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9 Simple Things Classroom Teachers Can Do to Help Students Learn Music


You don't have to be a musician to get your students on a musical path. Doing these simple things can have a HUGE lasting impact in the lives of your students.

Music lesson ideas for teachers


Here at My Music Workshop, we’ve taught music to children for over 12 years. This has been both in the classroom and through our online music program.

In that time, we’ve been overwhelmed by how much young children can learn about music. The key is to know what aspects of music children can understand based on their age and grade level. Teaching children some simple things about music can be both fun and provide students with a lifetime of rich musical enjoyment.


Those who decide to pursue playing an instrument will be well equipped, and those who don’t will have a deeper understanding of music as an art-form and emotional outlet. It’s a win/win!


There are some simple building blocks to learning music that any person can understand. But, sharing these with students can open their eyes to the magic behind the curtain of music.


These are some simple tips we’ve put together that you can implement in your classroom. These things are meant to be simple but also be valuable for kids. Doing some of these regularly can set the groundwork for a music future for children. We hope they are helpful to you and your students!


1. Play Lots of Music in Your Classroom


It seems simple but as teachers we sometimes forget. Music sets moods, can influence emotions, and help get students stay on task. Kids also just love music so playing it a lot can create a positive environment where kids feel joyous, happy, and safe.


Choose music that matches the mood or activity. If its time to sit and concentrate, relaxing, peaceful, instrumental music is great. If it’s play time, something upbeat is the way to go.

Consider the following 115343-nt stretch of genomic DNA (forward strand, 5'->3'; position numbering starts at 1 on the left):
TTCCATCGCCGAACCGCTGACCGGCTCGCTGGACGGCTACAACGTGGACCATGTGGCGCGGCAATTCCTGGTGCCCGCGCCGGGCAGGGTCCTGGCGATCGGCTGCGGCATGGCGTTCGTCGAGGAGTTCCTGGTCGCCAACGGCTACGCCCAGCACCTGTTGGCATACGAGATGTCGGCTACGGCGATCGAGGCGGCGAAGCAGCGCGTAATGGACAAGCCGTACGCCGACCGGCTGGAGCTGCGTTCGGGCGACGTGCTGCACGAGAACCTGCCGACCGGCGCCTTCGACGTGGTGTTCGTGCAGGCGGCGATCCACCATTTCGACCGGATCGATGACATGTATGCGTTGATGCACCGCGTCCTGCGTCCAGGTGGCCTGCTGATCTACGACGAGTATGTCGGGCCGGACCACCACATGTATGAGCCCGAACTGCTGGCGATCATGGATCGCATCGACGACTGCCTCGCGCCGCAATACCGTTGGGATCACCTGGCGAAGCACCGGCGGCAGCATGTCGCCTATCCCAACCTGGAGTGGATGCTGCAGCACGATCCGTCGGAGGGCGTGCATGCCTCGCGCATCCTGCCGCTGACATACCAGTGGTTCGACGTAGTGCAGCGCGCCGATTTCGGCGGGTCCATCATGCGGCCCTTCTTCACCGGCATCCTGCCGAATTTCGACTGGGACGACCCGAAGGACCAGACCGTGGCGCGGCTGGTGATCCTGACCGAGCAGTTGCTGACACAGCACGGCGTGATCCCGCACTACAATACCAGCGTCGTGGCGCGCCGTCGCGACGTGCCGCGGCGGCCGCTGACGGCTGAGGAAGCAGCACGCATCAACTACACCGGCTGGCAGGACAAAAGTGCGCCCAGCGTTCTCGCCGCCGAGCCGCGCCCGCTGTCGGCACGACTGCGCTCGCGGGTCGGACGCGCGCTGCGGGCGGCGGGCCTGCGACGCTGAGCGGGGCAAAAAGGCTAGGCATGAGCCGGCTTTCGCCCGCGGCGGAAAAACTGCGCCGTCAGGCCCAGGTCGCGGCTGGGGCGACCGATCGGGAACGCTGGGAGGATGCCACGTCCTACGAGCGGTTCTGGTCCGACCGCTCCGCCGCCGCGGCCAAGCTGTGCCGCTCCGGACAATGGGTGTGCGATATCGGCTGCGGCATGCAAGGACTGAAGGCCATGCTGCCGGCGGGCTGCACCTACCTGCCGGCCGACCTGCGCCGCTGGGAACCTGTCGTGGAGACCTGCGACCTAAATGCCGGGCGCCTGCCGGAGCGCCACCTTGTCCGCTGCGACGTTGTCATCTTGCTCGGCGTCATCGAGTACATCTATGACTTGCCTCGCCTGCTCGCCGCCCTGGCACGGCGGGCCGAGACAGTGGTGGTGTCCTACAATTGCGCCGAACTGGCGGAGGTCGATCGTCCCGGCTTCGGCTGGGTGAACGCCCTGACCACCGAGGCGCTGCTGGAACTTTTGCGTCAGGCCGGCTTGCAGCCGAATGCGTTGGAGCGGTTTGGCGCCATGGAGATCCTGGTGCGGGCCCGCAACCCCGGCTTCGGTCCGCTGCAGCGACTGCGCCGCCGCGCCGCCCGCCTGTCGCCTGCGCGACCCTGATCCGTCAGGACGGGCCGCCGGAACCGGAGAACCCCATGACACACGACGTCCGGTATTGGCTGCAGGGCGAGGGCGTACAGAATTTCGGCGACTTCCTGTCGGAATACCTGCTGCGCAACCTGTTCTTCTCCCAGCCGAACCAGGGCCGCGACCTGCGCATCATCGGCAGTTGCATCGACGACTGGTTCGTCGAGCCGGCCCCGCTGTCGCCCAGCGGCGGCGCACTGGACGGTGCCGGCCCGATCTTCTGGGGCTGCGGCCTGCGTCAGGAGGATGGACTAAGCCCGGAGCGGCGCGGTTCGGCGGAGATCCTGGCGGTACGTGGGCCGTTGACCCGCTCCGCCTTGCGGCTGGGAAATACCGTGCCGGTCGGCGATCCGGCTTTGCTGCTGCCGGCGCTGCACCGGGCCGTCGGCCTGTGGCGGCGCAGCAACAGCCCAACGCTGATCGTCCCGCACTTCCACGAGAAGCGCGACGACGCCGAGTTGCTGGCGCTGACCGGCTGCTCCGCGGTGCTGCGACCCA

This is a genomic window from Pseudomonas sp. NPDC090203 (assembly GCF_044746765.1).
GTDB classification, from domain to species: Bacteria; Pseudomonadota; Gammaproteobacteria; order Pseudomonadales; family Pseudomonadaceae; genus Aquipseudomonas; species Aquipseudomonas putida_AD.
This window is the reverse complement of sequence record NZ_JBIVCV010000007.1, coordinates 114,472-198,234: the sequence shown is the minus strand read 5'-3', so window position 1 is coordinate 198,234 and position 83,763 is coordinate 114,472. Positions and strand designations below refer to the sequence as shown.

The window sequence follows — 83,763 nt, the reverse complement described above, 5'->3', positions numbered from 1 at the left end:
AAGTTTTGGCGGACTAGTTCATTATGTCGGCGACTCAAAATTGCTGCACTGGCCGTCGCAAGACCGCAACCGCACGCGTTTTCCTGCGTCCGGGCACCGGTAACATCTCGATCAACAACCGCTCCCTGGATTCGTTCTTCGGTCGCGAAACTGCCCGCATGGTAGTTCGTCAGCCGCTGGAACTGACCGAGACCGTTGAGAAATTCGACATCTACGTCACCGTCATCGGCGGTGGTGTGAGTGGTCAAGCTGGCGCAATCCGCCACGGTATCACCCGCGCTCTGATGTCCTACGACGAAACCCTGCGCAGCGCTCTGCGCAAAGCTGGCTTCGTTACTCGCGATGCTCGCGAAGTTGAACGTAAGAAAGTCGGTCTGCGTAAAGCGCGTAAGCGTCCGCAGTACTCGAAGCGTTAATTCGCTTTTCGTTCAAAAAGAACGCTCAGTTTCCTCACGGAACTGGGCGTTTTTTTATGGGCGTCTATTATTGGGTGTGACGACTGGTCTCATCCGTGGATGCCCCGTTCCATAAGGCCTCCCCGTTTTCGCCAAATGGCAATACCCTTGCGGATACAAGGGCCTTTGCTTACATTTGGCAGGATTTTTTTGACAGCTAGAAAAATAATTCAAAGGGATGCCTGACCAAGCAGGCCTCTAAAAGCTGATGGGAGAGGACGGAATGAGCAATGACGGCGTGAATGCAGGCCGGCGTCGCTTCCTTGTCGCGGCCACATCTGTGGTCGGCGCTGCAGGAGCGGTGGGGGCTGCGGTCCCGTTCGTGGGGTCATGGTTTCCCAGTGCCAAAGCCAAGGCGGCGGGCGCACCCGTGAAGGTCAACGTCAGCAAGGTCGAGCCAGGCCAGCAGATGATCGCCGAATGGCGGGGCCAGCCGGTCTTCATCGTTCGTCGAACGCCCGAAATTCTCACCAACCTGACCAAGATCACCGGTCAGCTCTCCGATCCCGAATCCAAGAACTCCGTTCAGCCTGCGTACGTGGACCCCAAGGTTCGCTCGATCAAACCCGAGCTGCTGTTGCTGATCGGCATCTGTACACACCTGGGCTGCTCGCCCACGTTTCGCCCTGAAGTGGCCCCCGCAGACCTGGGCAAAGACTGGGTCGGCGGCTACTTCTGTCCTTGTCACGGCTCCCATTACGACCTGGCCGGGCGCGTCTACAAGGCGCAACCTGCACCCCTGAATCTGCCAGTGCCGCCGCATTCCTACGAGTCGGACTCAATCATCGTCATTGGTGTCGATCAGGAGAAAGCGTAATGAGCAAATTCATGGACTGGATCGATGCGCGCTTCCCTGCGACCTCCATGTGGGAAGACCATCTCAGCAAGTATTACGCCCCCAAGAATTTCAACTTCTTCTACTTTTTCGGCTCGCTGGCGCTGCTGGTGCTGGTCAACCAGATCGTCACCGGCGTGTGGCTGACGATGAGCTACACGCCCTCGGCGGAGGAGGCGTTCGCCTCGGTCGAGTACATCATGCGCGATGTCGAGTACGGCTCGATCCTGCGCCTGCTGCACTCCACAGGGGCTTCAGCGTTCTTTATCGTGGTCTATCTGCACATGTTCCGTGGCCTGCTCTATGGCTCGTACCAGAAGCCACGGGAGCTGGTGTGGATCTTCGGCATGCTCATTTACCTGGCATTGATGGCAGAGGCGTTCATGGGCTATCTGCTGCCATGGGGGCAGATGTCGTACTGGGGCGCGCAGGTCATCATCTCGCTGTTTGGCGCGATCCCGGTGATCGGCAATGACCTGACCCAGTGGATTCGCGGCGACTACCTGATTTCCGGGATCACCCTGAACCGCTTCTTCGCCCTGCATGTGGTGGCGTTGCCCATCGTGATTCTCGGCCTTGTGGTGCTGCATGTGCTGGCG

This seems obvious but sometimes as teachers we don’t take the step of putting on music. But, if you listen to music with your students consistently it can help shape the behavior of your students and also be something that ques students as to what you expect of them and what is appropriate during that time.


For example, if you are playing light classical music during independent reading time and a student yells out unexpectedly, it can feel like a disruption to not only the reading but also to the music.


Music really does affect concentration and focus, it can also help students re energize after nap time (if your students are preschool aged), or wind down after outside time. Use the music as a soundtrack for your classroom.


It will take some trial and error to find the right music. Music that you and the students enjoy and that serves the right purpose, but there are a lot of easy ways to do this. One example is Spotify or Pandora. These digital music services have tons of playlists that are based on mood. Find a few that you like an play them consistently.


I use the Focus Guitar, Acoustic Concentration and Music for Concentration playlists with my children and when I’m doing focused activities.

The Beatles are a great band to listen to with children as well. The melodies are catchy and the words to most songs are kid friendly. With lyrics like I want to hold your hand, here comes the sun and come together, you can see that a lot of their songs are uplifting and great for kids.


A few other artists worth listening to with children are Ben Rector, James Taylor, Stevie Wonder, Norah Jones, Otis Redding, Aretha Franklin, Miles Davis, Tommy Emmanuel, Mozart, Beethoven, and of course TONS more.

Find your favorites and enjoy the musical journey with your students.


2. Play a Variety of Different Music


When we don’t know what we want to play it can be tough. Children’s music is great, but kids also love other music. There’s a kind of music for every kid, there’s a child for every kind of music. Try to stretch your musical limits and play different kinds of music with your students.


Consistency is helpful at times. For example, playing the same music during nap time or for clean-up can help students relax or know what is expected of them. But for centers, or other, more open parts of the day finding new music can be great.


Asking students what they like can also be fun. Your helper of the day or start student can also pick out music.